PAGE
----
Endstation


Standard configuration for absorption-based and edge-enhanced radiography and tomography

The TOMCAT endstation for tomographic microscopy allows translation along the three spatial directions with a resolution better than 1μm. The axis perpendicular to the beam direction has a reproducibility of 0.1μm; this is imperative for an artifact-free acquisition of reference images. The sample can also be centered within 0.1μm reproducibility.

The rotation axis is a custom-modified, aerotech air-bearing-based system (link) and has a run-time error of less then 1μm at 100 mm from the rotation surface. It rotates with speeds up to 10Hz (1800deg/s). The whole sample manipulator can be rotated by 90°, allowing thick and short samples (vertical rotation axis) or long and thin samples (horizontal rotation axis) to be scanned. Please contact the beamline staff if you require a non-standard configuration for your experiments.

Additional details on sample mounting and sample environment can be found here.

Standard Configuration for Elevated Temperature In Situ Tomographic Microscopy

USERS THAT WANT TO PERFORM EXPERIMENTS USING THE LASER SYSTEM MUST CONTACT THE BEAMLINE SCIENTIST RESPONSIBLE (J.L. FIFE, julie.fife@psi.ch) BEFORE THE PROPOSAL SUBMISSION DEADLINE.

The TOMCAT beamline offers a laser-based heating system for time-resolved in situ imaging. The system incorporates two 150W lasers at 980nm wavelength that are positioned approximately 180° apart. The lasers are manipulated by x, y, and z linear stages such that a user-specified position can be heated. The lasers are also capable of moving as the sample moves. Temperatures are measured with a pyrometer (non-contact infra-red (IR) temperature measuring device), (currently) limiting the accessible temperature range to 350-1800°C. Power to the lasers is dynamically controlled based on the temperature read-out from the pyrometer, and temperature profiles are determined based on user specifications. The current setup is capable of both near-isothermal and directional heating within this temperature range. The laser system is compatible with various beamline configurations and can be used in multiple imaging modalities. The user is responsible for providing sample holders and setups that are compatible with the layout of the laser system (beamline staff will assist with this process). For further information, please see: J.L. Fife, M. Rappaz, M. Pistone, T. Celcer, G. Mikuljan, and M. Stampanoni. Development of a laser-based heating system for in-situ synchrotron-based x-ray tomograpic microscopy, J. Synch. Rad. 19, 352-358, (2012).


Standard Configuration for Differential Phase Contrast (DPC) Imaging

USERS THAT WANT TO PERFORM DPC SCANS MUST CONTACT THE BEAMLINE REPONSIBLE (A. PATERA, alessandra.patera@psi.ch) BEFORE PROPOSAL SUBMISSION DEADLINE.

The TOMCAT endstation offers phase contrast imaging based on grating interferometry (see T. Weitkamp, A. Diaz, C. David, F. Pfeiffer, M. Stampanoni, P. Cloetens, E. Ziegler X-ray phase imaging with a grating interferometer, Opt. Express 13, 6296-6304 (2005), pdf).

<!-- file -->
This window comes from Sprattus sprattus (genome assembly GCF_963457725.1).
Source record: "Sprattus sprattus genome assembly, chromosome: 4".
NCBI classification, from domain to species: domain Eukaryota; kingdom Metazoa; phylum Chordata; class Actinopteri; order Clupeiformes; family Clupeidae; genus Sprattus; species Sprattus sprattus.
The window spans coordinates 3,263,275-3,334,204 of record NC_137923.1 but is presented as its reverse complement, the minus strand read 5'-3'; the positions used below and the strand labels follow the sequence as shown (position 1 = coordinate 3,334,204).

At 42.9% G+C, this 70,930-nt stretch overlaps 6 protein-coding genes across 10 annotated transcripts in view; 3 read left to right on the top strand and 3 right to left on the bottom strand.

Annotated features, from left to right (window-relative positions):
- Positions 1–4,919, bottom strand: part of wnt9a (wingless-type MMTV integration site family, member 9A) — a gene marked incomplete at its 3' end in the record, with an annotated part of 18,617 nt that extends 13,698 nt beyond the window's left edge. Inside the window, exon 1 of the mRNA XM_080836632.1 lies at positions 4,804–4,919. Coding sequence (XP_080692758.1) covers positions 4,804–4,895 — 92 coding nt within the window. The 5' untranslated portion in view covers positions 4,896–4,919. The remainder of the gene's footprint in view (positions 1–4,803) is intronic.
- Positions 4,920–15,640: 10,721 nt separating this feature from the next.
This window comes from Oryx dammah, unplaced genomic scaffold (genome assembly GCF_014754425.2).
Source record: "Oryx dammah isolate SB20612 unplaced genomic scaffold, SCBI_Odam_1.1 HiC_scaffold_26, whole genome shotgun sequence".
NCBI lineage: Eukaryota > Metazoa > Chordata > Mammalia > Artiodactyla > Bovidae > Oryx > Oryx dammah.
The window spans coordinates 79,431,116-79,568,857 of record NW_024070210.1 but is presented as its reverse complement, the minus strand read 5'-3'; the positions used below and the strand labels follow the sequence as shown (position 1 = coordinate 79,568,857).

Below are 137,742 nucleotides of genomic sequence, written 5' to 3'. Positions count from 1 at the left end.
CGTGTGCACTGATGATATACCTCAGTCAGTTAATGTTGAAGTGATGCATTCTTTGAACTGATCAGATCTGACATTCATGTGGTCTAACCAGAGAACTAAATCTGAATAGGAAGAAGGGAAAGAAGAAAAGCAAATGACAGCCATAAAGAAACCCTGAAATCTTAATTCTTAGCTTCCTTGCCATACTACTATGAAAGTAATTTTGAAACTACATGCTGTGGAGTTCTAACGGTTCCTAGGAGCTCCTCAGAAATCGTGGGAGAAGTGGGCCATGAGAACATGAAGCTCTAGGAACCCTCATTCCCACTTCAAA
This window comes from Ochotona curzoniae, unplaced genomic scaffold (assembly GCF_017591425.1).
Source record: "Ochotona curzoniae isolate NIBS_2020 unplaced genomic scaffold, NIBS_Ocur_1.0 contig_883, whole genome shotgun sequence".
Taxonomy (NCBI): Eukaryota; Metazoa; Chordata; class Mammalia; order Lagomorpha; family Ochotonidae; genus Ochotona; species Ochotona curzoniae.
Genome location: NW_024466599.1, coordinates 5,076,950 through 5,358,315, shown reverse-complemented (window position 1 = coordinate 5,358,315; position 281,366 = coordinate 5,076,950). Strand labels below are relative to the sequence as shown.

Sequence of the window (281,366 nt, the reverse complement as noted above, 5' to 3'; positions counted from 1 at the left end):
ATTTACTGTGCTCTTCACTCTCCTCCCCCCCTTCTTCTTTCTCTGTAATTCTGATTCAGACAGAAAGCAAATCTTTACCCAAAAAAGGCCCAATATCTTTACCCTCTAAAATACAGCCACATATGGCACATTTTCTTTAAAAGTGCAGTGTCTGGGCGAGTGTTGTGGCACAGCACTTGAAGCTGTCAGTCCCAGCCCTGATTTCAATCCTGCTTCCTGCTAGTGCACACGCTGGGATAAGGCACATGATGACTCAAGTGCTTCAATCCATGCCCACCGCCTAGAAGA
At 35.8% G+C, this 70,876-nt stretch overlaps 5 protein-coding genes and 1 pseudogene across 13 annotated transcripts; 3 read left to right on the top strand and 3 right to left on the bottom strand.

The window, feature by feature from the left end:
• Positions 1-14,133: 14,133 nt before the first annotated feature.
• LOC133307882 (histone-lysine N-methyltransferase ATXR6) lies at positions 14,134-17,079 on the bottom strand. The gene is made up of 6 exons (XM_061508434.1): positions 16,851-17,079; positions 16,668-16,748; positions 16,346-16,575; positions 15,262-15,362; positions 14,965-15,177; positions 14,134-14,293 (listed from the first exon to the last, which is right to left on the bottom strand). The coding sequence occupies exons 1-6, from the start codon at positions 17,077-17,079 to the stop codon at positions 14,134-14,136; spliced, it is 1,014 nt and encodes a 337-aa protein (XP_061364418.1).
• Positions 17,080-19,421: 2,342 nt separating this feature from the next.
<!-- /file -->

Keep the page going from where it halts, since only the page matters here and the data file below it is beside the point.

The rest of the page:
The plug-in for DPC imaging can be easily mounted on the standard setup at TOMCAT. The figure below shows the interferometer mounted on the beamline.



Automated Sample Exchange System

The TOMCAT beamline also offers a robot for sample exchange. The robot can hold 60 samples in a tray and supports measuring multiple regions of interest in each sample. The system has been tested on fossils, geological samples, bones, metals, cements, and various embedded samples. Once the experiment has been properly set up, the automation tools present can run the full experiment from sample exchange to reconstruction without user intervention. The longest experiment performed to date was 125 hours without intervention. (see Mader, K., Marone, F., Hintermuller, C., Mikuljan, G., Isenegger, A., Stampanoni, M., High-throughput full-automatic synchrotron-based tomographic microscopy. J. Synchrotron Rad. 18, (2011) PDF-file).


Standard Configuration for Nanotomography

Linking micrometer and nanometer scales, the TOMCAT nanoscope was commissioned in 2009 [1]. Based on Zernike phase contrast [2], this full-field microscope is composed of a condenser (a custom designed beamshaper [3]) producing a top-flat illumination in the focal plane [4]. After the sample, the Fresnel Zone Plate (FZP), with a focal length chosen according to the energy, acts as an objective lens. To exploit phase contrast, phase dots are placed at the back-focal distance of the FZP to generate Zernike phase contrast. The detector, placed downstream about 10 m, records the magnified phase contrast image of the sample. The field-of-view is approximately 50 μm2.

Thanks to the latest improvements in optical design, specifically with regards to the beamshaper [5] and the Fresnel Zone Plate, as well as on the hardware of the setup itself to produce higher stability, we are now able to use the nanoscope from 8 keV to 20 keV with approximately 200 nm spatial resolution. The setup can be used in absorption or phase contrast mode for a wide range of applications, including biology, geology, materials science, and paleontology.

For further information, please see:

[1] Stampanoni M. et al. (2009). J. Phys.: Conf. Ser. 186, 012018. DOI:10.1088/1742-6596/186/1/012018

[2] Zernike F. (1934). Physica 1, 689. DOI: 10.1016/S0031-8914(34)80259-5

[3] Stampanoni M. et al. (2010). Physical Review B 81, 140105. DOI:10.1103/PhysRevB.81.140105

[4] Jefimovs K. et al. (2008). J. Synchrotron Radiation 15, 106. DOI: 10.1107/S0909049507047711

[5] Vartiainen I. et al. (2014). Opt. Lett. 39, 1601. DOI: 10.1364/OL.39.001601




Ultra-fast endstation information will be available soon.